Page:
Melbourne’s Covid transmission outbreak has been widely publicised by the media.
Melbourne’s daily positive test rate is relatively benign by world standards (i.e. 0.5-0.6% versus 7.5% in the USA).
However, the reinstated 6-week lockdown of Melbourne is likely to have a negative impact on Australia’s economy.
Melbourne is responsible for producing over 19% of Australia’s GDP.
Spending has bounced back strongly with Victoria lagging
Firstly, let’s start with the good news.
The good news is that according to ANZ Economics, spending has bounced back relatively strongly.
Spending overall is up 5.5% year-on-year to 3 July 2020.
Households are spending more on goods and groceries but substantially less on travel and entertainment.
Spending in Victoria is lagging compared to other States, due to the stricter lockdown rules.
Victoria’s lockdowns will give rise to higher unemployment and a prolonged recession
Up until a few weeks ago, I was firmly in the V-shape camp.
To date, economic data (similar to the spending data above) has been supportive of this view.
However, given Melbourne accounts for over 19% of Australia’s total GDP, Melbourne’s reinstated lockdown is likely to weigh heavily on the nation’s economic recovery.
It is my view that a second lockdown will substantially harm consumer and business confidence.
A few weeks ago, restaurants and entertainment venues were contemplating reopening.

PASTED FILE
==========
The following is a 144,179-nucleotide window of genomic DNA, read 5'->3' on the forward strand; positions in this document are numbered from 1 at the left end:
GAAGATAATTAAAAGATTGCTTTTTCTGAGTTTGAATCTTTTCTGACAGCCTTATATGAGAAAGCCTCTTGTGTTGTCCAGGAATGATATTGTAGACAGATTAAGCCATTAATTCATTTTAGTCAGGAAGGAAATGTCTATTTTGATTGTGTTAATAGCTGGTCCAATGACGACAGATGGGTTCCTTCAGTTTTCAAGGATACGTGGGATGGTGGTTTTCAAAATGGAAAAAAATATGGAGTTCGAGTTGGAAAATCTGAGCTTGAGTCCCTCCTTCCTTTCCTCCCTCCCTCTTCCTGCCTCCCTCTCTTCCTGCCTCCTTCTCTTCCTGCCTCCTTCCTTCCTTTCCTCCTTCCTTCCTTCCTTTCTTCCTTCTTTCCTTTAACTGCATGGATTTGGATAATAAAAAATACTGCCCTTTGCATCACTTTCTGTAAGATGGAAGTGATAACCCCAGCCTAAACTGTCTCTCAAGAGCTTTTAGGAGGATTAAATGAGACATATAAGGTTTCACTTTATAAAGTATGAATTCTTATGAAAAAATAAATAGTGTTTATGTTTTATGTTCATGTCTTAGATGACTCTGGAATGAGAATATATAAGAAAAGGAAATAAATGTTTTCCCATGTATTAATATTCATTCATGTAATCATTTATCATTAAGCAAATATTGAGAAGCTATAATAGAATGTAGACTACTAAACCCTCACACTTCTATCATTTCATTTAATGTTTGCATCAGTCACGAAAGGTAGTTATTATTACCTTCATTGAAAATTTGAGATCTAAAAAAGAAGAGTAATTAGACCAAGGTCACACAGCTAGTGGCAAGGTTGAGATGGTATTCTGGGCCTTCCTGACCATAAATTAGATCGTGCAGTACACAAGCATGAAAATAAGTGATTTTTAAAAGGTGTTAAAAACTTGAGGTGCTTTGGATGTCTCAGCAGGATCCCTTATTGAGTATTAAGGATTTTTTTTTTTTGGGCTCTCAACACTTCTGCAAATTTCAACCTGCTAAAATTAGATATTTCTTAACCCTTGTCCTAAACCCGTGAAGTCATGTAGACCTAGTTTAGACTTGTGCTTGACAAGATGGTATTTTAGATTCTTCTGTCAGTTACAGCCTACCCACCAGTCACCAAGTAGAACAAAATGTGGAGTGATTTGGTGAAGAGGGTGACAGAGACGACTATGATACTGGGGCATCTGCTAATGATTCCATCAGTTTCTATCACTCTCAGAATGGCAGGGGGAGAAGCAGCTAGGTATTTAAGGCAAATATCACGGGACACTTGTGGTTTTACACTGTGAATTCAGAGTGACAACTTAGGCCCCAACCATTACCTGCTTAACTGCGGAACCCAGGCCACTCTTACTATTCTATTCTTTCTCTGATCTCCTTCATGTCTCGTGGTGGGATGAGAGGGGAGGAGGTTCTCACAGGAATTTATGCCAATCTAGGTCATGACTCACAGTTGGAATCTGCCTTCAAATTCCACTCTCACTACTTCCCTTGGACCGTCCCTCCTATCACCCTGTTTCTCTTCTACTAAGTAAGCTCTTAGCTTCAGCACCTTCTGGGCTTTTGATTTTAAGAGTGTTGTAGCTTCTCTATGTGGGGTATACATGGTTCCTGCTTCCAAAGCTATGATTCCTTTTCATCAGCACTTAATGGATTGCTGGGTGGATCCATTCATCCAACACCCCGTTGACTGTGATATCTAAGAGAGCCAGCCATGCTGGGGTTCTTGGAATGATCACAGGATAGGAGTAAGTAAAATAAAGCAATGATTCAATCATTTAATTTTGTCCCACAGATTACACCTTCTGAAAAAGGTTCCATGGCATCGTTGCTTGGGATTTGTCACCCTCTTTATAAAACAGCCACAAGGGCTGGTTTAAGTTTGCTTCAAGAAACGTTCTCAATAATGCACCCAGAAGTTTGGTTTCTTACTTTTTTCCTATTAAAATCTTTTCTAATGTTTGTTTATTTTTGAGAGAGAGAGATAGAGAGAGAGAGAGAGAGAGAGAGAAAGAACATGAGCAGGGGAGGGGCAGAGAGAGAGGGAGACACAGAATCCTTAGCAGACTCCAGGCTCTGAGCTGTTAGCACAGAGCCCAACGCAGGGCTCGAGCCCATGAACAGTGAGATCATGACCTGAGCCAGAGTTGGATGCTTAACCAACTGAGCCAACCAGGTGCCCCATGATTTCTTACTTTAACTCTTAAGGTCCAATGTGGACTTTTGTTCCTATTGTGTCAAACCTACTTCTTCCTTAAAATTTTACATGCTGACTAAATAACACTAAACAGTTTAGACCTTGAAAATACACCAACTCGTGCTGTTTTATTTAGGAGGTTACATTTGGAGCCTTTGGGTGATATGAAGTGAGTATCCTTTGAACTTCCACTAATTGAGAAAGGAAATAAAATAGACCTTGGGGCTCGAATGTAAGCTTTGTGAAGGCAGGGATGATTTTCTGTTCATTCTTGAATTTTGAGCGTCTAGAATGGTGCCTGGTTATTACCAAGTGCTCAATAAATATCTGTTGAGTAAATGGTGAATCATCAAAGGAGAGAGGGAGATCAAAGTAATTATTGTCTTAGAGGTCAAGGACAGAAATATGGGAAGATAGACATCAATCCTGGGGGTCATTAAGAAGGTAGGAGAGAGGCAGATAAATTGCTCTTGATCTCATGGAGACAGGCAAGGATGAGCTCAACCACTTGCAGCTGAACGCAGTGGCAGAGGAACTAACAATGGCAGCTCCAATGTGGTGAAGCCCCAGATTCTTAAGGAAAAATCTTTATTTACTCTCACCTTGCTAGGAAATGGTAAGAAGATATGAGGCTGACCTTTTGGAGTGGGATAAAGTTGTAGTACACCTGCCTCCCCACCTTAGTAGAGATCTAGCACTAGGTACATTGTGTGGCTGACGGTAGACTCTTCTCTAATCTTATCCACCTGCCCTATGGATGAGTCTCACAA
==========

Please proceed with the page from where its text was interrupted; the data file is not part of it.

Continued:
Now they won’t be able to do that for at least another 6 weeks.
There are not many (otherwise) viable businesses that could survive a 5-month closure.
As a result, I fear that more businesses will not survive this period and as such, unemployment will rise and take much longer to recover.
Based on data from March & April, the following categories of expenditure will likely suffer the most: dining and takeaway, accommodation, entertainment and travel.
Impact of immigration, education and population growth
Border closures will have a negative impact on population growth due to reduced levels of overseas and interstate migration.
And population growth drives economic activity and property values.
It is important to understand the migration statistics.
Around 60% of Australia’s population growth is from net overseas migration.
Anyone that lives in Australia for 12 out of the past 16 months is included in this statistic.
Approximately 75% of immigrants are on temporary visas.
Given temporary visas holders must sell any property within 3 months from leaving Australia, it is fair to assume that most of these people rent accommodation, rather than own it.
Net overseas migration (including both temporary and permanent) is typically represented by three main categories:
- 33% from the higher education sector – students aged between 18 and 22;
- 29% from skilled migration or working holiday makers. Typical age is between 22 and 37 and 85% go to the three Eastern States; and
- 21% from non-working visitors (these are all temporary visas holders of course).
Therefore, whilst overseas migrants definitely contribute meaningfully towards rental property demand and economic activity, they contribute to a much lesser extent towards demand for property ownership.
Therefore, whilst lower overseas migration will negatively impact the economy, I anticipate that it will have a much lower impact on the demand for property ownership.
More government and banking support are almost guaranteed
On 23 July, the Federal Treasurer will confirm whether JobKeeper and/or similar support will continue beyond September.